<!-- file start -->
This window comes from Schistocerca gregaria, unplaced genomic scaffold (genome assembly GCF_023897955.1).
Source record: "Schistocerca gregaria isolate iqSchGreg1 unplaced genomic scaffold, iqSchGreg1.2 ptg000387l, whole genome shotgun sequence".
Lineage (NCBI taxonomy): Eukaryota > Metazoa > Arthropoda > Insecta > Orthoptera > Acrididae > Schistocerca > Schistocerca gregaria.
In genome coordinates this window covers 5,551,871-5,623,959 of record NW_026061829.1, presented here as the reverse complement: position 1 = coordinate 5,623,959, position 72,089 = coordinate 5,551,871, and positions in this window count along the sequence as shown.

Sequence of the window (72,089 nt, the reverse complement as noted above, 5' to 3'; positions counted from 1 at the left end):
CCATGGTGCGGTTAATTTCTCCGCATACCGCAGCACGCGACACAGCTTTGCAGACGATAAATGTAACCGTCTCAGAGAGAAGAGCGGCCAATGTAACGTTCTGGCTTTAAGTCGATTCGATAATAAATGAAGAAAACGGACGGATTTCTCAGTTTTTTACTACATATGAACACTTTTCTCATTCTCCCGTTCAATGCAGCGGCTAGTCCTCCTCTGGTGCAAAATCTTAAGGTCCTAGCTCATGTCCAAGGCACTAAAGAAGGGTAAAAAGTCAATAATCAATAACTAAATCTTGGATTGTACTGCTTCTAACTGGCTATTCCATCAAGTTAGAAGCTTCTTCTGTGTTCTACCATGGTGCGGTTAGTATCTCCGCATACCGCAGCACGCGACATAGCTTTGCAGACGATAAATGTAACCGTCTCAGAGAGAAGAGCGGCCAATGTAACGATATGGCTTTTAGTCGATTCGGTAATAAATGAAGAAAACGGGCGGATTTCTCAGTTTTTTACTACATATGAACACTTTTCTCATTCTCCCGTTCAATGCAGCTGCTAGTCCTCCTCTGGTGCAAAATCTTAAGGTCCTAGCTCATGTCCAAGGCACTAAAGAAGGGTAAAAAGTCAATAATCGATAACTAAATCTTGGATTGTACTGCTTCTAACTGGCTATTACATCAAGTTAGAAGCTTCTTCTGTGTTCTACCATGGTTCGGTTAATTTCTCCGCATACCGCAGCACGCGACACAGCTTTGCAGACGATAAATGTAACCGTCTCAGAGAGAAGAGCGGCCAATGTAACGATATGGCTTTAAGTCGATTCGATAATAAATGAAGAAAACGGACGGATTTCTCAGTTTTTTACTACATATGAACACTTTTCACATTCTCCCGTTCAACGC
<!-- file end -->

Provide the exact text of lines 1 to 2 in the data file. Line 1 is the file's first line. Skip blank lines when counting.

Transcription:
This window comes from Schistocerca gregaria, unplaced genomic scaffold (genome assembly GCF_023897955.1).
Source record: "Schistocerca gregaria isolate iqSchGreg1 unplaced genomic scaffold, iqSchGreg1.2 ptg000387l, whole genome shotgun sequence".